Buzzing bumblebees and colorful flowers outside, rare old books and friendly faces inside, Dumbarton Oaks is a scholar’s dream. This research institute and museum is also an intern’s dream, especially for this intern, having graduated college a few days before arriving in D.C. and eager to explore new places and studies.
This summer marks my very first visit to Washington D.C. and I am thrilled to spend it at Dumbarton Oaks. On the weekends I visit museums (less than two weeks in and five down already!), and during the week I am enjoying myself, learning, and seeing as many, if not more, historical treasures than on my weekend adventures. As one of two Rare Book summer interns, I am working on the creation of on-site and online exhibits for the two-day symposium on the Botany of Empire. This is the first year Dumbarton Oaks has had Rare Book interns so it is an especially exciting development and a fitting way to commemorate the fiftieth anniversary of the Rare Book Collection at Dumbarton Oaks.
In preparation for the symposium, I am researching the history of botanical exploration in the eighteenth century. I am particularly interested in Alexander von Humboldt’s adventures in South and Central America, the global network of contacts created around Kew Gardens and other public and private botanical gardens to obtain plant specimens and knowledge, and the fascinating histories of individual plants valued for their economic potential. As an undergraduate studying History of Science, I dedicated a fair amount of time to economic botany, researching the origins, indigenous uses, European discovery, transfer and commodification of breadfruit in the 18th century and Hawaiian pineapple in the 19th century. When my senior thesis adviser told me about this Dumbarton Oaks internship, I could not believe my luck—a chance to create museum exhibits to share an extraordinary time period and stories with the public? Yes, please!
The internship is also a sort of ongoing treasure hunt for primary sources and rare books to incorporate into the exhibits. The Blisses were wonderful collectors and philanthropists with impressive Pre-Columbian, Byzantine, and Garden Design and Landscape materials, but herbariums, herbals, and flora publications from the eighteenth century were not one of their many passions. These items are, however, in the Rare Book collection, usually tucked in quietly on the Garden Design and Landscape shelves. During my first visit to the collection, I saw illustrations of beautiful birds perched among natural habitats in Mark Catesby’s The Natural History of Carolina, Florida, and the Bahama Islands (1730), as well as Pierre Joseph Redouté’s Les Roses (1817, 1824-1826), created for Joséphine de Beauharnais and including roses from Château de Malmaison. Amazing primary sources await, yet if if you do not know the exact title, author, or date of an item, chances are you will not be able to find it or have a challenging time doing so.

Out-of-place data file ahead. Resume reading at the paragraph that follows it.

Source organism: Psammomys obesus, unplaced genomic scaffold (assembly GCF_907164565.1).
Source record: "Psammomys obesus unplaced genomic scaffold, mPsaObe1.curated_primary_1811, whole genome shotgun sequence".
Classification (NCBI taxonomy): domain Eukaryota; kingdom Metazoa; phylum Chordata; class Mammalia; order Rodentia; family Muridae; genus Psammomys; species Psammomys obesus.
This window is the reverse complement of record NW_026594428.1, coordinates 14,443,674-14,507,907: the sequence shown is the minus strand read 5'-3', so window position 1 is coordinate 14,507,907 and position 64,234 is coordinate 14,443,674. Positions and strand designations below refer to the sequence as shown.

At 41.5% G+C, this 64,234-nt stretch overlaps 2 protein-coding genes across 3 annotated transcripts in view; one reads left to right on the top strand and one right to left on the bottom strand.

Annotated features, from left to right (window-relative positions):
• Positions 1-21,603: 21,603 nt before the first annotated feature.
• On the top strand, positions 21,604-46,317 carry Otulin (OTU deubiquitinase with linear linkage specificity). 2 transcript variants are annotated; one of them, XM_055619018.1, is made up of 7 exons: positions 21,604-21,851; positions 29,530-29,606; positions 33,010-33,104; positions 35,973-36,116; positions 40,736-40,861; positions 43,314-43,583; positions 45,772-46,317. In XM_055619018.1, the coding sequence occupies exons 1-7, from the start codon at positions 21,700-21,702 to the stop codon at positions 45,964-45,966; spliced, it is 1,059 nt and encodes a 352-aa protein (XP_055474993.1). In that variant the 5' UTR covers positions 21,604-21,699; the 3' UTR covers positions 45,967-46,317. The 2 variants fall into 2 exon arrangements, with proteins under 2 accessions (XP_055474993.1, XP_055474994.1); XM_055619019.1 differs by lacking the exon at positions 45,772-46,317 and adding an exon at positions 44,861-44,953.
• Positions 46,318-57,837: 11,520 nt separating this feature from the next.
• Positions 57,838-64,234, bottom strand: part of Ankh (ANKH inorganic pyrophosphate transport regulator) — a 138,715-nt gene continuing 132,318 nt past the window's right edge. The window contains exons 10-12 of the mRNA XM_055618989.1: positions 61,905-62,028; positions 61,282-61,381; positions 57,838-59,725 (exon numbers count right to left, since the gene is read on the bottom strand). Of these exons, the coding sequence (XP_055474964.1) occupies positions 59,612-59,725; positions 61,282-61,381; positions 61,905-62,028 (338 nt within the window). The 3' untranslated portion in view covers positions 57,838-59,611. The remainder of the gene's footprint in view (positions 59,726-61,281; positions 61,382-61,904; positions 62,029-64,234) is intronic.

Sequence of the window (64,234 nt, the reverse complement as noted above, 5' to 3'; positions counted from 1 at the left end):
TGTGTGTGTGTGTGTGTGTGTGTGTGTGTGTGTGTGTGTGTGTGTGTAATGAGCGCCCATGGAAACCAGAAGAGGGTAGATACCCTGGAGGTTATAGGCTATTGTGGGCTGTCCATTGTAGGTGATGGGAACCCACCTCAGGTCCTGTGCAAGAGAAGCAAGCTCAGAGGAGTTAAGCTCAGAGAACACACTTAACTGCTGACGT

However, even if you know which rare book you want to examine, locating the picture or text you want to analyze can also be an adventure. Many of the books in the collection are not digitized so there is no Ctrl+F keyboard shortcut for pinpointing a desired excerpt or image. Often, you must delicately turn each page of a three-centuries old document and hope you come across that passage or illustration you just know is in there somewhere. But that’s part of the fun of this opportunity, the quest for knowledge and chance to share amazing historical stories with the public. I’ve already experienced the thrill of realizing a book or facsimile from the 1700s is in the collection and another thrill when I turn a page and spot the exact picture or passage I was looking for—or, better yet, a description, plant naming story, or illustration I never knew would be perfect for the exhibits until I laid eyes on it. Between researching and gathering primary sources on amazing topics and being in this new town, I feel like an eighteenth century naturalist explorer, bound for exciting adventures.
About me: I just graduated Harvard College this June after majoring in History and Science and minoring in Organismic and Evolutionary Biology. I’m from Hawaii and would love to return home or travel abroad to pursue interests in biodiversity and conservation.